You probably already know that PHP comes with extensions for awide variety of different technologies. But did you know that you couldhook PHP up to Java, and use Java classes and Java Beans from withinyour PHP scripts? If this is news to you, keep reading.
getCelsius() - get the current value of the Celsius property
getFahrenheit() - get the current value of the Fahrenheit property
setCelsius(num) - set the current value of the Celsius property to num
setFahrenheit(num) - set the current value of the Fahrenheit property to num
convertCelsiusToFahrenheit(value) - convert Celsius value to Fahrenheit
convertFahrenheitToCelsius(value) - convert Fahrenheit value to Celsius
And here's a PHP script which combines user input with the Temperature Bean to perform temperature conversion:
// data type conversion
$myClass = new Java("Temperature");
if($units == "celsius" && $temp != "")
// use the Celsius functions
// print result
echo $myClass->getCelsius()," <sup>o</sup> Celsius is
else if($units == "fahrenheit" && $temp != "")
// use the Fahrenheit functions
// print result
echo $myClass->getFahrenheit() , " <sup>o</sup>
Fahrenheit is ",
$myClass->convertFahrenheitToCelsius($myClass->getFahrenheit()) , "
echo "Please enter a valid temperature and scale";
<form action="<? echo $PHP_SELF; ?>" method="post">
<input type ="text" name="temp" size="4" maxlength="4">
<input type ="submit" name="submit" value="Convert">
This script consists of two parts: the form which allows the
user to select a temperature scale and enter a tempterature value, and the form processor which actually uses the Bean to perform the conversion and display the result.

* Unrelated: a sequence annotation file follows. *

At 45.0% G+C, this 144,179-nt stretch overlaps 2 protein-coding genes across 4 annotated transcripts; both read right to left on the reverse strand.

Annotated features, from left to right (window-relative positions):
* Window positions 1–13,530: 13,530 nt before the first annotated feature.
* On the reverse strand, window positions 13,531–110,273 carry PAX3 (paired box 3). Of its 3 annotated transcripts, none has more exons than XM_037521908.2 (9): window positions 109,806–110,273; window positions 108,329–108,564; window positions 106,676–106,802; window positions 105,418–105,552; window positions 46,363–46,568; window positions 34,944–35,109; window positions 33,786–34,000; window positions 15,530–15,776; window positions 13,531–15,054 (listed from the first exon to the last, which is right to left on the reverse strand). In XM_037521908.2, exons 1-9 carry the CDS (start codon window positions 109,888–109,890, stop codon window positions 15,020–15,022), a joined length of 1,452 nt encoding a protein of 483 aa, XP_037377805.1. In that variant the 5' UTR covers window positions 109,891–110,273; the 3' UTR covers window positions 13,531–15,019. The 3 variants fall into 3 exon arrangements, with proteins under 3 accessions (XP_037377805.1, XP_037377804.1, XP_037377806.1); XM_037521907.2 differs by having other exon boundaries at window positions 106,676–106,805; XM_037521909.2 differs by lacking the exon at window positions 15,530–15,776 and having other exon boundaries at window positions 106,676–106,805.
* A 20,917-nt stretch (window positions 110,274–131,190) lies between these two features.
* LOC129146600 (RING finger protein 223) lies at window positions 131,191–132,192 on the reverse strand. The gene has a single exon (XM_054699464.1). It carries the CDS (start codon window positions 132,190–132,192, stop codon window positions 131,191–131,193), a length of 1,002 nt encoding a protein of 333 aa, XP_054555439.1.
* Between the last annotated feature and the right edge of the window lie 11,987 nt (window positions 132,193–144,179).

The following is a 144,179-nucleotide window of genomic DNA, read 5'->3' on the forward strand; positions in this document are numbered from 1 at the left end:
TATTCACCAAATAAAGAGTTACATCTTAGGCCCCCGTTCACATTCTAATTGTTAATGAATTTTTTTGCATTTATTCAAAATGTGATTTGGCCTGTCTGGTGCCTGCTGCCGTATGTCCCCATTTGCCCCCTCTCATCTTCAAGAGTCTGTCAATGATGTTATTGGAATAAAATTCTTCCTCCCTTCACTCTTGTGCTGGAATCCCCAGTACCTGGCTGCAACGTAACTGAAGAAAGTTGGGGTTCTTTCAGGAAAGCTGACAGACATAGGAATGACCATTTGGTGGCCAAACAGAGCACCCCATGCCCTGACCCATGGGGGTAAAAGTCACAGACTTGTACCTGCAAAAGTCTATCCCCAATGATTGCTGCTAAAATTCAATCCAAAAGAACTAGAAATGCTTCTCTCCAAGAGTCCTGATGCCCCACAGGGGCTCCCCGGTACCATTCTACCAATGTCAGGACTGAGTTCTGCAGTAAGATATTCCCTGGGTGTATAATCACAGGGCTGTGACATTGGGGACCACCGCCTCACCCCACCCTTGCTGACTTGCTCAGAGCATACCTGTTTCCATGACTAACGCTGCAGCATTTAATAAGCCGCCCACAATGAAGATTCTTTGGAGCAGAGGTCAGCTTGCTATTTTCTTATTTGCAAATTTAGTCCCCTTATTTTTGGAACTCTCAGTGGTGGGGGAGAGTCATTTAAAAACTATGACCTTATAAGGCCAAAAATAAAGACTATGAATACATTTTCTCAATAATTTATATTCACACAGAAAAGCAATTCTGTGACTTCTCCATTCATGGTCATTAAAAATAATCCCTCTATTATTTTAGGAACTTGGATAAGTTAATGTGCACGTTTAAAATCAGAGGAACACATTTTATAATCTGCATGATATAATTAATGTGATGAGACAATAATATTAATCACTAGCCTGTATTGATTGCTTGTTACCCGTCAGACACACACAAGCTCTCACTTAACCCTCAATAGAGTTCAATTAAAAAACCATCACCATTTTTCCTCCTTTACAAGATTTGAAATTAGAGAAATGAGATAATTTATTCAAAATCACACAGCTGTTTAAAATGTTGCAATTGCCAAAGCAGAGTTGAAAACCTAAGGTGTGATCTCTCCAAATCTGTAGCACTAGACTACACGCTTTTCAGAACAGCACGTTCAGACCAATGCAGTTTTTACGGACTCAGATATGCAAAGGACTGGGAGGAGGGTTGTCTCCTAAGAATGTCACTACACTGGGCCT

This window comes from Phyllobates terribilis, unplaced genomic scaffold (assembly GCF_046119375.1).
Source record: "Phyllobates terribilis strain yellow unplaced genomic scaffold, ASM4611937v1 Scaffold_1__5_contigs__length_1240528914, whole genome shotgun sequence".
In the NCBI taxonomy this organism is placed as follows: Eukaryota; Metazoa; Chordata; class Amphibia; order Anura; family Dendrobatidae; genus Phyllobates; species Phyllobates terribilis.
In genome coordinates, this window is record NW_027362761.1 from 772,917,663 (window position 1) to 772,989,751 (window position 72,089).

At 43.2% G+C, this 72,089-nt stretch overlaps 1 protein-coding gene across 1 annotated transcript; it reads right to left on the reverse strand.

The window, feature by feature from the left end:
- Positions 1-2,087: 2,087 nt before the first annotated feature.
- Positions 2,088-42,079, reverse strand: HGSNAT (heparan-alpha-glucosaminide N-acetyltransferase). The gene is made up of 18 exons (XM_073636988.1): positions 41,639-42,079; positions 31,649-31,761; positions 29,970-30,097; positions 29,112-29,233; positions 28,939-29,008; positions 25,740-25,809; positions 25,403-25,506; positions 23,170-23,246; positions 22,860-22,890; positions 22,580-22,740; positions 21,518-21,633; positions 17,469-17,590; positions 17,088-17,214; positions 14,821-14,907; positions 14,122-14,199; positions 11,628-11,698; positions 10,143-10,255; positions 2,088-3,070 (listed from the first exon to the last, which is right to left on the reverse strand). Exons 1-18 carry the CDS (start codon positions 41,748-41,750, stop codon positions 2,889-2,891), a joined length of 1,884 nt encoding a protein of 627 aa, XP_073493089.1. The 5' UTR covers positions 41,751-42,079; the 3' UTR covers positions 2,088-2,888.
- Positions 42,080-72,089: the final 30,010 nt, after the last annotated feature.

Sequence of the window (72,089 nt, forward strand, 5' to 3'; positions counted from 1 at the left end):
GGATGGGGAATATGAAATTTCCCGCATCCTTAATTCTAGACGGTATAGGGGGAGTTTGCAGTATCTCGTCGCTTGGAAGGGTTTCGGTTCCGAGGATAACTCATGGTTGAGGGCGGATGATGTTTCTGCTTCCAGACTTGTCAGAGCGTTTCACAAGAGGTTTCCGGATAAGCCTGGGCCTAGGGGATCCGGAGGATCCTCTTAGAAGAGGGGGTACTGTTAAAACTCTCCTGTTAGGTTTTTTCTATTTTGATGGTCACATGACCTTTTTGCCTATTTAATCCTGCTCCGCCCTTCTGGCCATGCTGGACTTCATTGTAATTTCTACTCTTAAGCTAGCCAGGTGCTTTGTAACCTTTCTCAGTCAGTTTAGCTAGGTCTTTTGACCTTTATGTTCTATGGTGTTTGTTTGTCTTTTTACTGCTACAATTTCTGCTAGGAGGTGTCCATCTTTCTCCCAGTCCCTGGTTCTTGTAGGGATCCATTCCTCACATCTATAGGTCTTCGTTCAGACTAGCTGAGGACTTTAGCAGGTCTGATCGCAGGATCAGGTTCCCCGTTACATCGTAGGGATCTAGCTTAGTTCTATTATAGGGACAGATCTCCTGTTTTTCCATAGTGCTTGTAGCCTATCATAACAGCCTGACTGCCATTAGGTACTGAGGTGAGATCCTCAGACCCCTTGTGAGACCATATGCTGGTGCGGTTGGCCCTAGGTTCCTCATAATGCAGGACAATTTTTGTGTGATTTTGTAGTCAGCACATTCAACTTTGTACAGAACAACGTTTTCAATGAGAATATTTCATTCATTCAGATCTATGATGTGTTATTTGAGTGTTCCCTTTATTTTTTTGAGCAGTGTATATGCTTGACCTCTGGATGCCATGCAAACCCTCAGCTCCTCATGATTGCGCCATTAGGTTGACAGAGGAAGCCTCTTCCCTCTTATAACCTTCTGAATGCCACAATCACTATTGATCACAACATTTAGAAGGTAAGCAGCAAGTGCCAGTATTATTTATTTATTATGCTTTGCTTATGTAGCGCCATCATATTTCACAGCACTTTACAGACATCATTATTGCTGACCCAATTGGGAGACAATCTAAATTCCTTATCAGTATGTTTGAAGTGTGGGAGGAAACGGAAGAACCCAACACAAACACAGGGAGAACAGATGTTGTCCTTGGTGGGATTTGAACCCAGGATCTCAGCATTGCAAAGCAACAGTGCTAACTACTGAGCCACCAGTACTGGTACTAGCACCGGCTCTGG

Here's what the form looks like:
Once this form has been submitted, an object is instantiated from the Temperature class, and the information provided by the user is used to perform temperature conversion using the Bean methods described above. The result is then displayed to the user.
Here's what the result looks like:
Note that it's necessary to convert the type of the form variable $temp from string to integer in order to make it compatible with the arguments expected by the Bean - this data type conversion is one of the important issues you will face when accessing Java classes through PHP.
And that's about it for the moment. In case you'd like to learn more, take a look at the following links:
See you soon! Note: All examples in this article have been tested on Linux/i586 with JDK 1.3.0, Apache 1.3.20 and PHP 4.1.1. Examples are illustrative only, and are not meant for a production environment. Melonfire provides no warranties or support for the source code described in this article. YMMV!